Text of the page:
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Review: All About Asset Allocation by Richard Ferri

All About Asset Allocation, Second EditionAll About Asset Allocation, Second Edition by Richard Ferri
My rating: 5 of 5 stars

The best book I’ve read on asset allocation. It’s a practical guide to constructing a portfolio based on modern portfolio theory (MPT). Full of recent data (2010), studies, charts and graphs, it’s relatively easy to read, but better for intermediate investors, not beginners.

Research shows that about 90% of portfolio performance depends on asset allocation. I liked the point that the goal of investing isn't to get rich; it's to not get poor. Ferri’s advice: don’t try to outguess the markets, but control what you can: costs, taxes, and risk. Buy, hold, and rebalance using low-cost mutual funds and ETFs. I’m a fan of Vanguard founder John Bogle and passive investing, so I agreed with most of this book, although I invest more aggressively than Ferri recommends.

I picked up this book after hearing Richard Ferri interviewed on The Index Investing Show.

Lessons
Allocate across multiple asset classes to reduce risk.
Invest broadly within each class to eliminate the specific risk of any single security.
Keep costs as low as feasible, including taxes.
Rebalance periodically (annually).

Early savers (20s and 30s)
6 months living expenses in checking or money market
Short-term bond or CD for large purchases such as home
60-80% stocks and REITs
20-40% bonds

Why not to have 100% in stocks
Most people can’t stomach the volatility.
You need money to move into stocks in down markets.

Early Savers Moderate Basic Portfolio
40% US stocks (total US stock market index fund/ETF)
20% international stocks (total international index fund/ETF)
10% real estate (REIT index fund/ETF)
30% bonds (total bond market index fund/ETF)

Early Savers Moderate Multi-Class Portfolio
US stocks
25% core (total US stock market index fund/ETF)
10% small value
5% microcap
10% real estate

International stocks
5% Pacific
5% Europe - large
5% international small cap
5% emerging markets

Bonds
20% investment grade bonds (total bond market index fund/ETF)
5% high-yield bonds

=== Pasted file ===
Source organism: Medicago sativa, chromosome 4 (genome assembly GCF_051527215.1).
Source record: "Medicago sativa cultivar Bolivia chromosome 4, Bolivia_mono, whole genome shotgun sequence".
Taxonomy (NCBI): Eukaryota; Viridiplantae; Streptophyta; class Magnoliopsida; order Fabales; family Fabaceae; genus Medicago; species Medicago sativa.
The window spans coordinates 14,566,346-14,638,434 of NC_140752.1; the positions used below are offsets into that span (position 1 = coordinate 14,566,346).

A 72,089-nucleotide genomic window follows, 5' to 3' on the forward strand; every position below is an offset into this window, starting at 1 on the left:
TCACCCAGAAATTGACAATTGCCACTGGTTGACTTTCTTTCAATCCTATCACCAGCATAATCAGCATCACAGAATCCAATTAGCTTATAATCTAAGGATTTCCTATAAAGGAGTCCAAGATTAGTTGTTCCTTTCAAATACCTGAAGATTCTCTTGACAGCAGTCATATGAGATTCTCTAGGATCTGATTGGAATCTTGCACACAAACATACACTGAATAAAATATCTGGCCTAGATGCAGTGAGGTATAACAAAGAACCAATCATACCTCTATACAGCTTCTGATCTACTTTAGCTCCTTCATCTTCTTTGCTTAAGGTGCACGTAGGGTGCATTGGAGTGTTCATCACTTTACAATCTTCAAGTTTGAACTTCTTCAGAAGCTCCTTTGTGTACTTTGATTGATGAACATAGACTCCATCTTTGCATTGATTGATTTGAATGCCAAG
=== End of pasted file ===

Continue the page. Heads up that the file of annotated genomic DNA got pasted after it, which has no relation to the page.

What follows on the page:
5% inflation-protected bonds/TIPS

Asset location and taxes
Tax-deferred or tax-free accounts
corporate bonds and bond funds
CDs, agency bonds, mortgages
high-turnover mutual funds
REITs
commodities

Taxable accounts
low-turnover mutual funds, index funds
broad market ETFs
muni bonds

Real estate
A well-diversified portfolio with real estate alongside stocks and bonds has higher returns.
The long-term risk and return on US real estate has been on par with US stocks since 1930.
Use home ownership and commercial real estate investments as long-term investments.
Hold a max of 10% in REITs.

Miscellaneous asset allocation notes
The more asset classes the better, up to about 12. This reduces risk and increases returns.
Include assets with no or low correlation.
Globally, small and value stocks have higher returns due to higher risk. Add a small cap value fund to a total US market fund.
Foreign bonds aren’t worth owning due to high fees.

Skip commodities. They have no real returns; they don’t earn more than inflation in the long term.
Skip hedge funds. They have high costs, lack of diversification, and poor performance consistency.
Investing in collectibles can be worthwhile if done right.
The real after-tax, after inflation return on T-bills is 0.
Use “your age in bonds” as a guideline for the percentage of bonds to hold. Adjust according to circumstances.

View all my reviews

Comments

Rick Ferri said…
Thanks for the great review!

Rick Ferri

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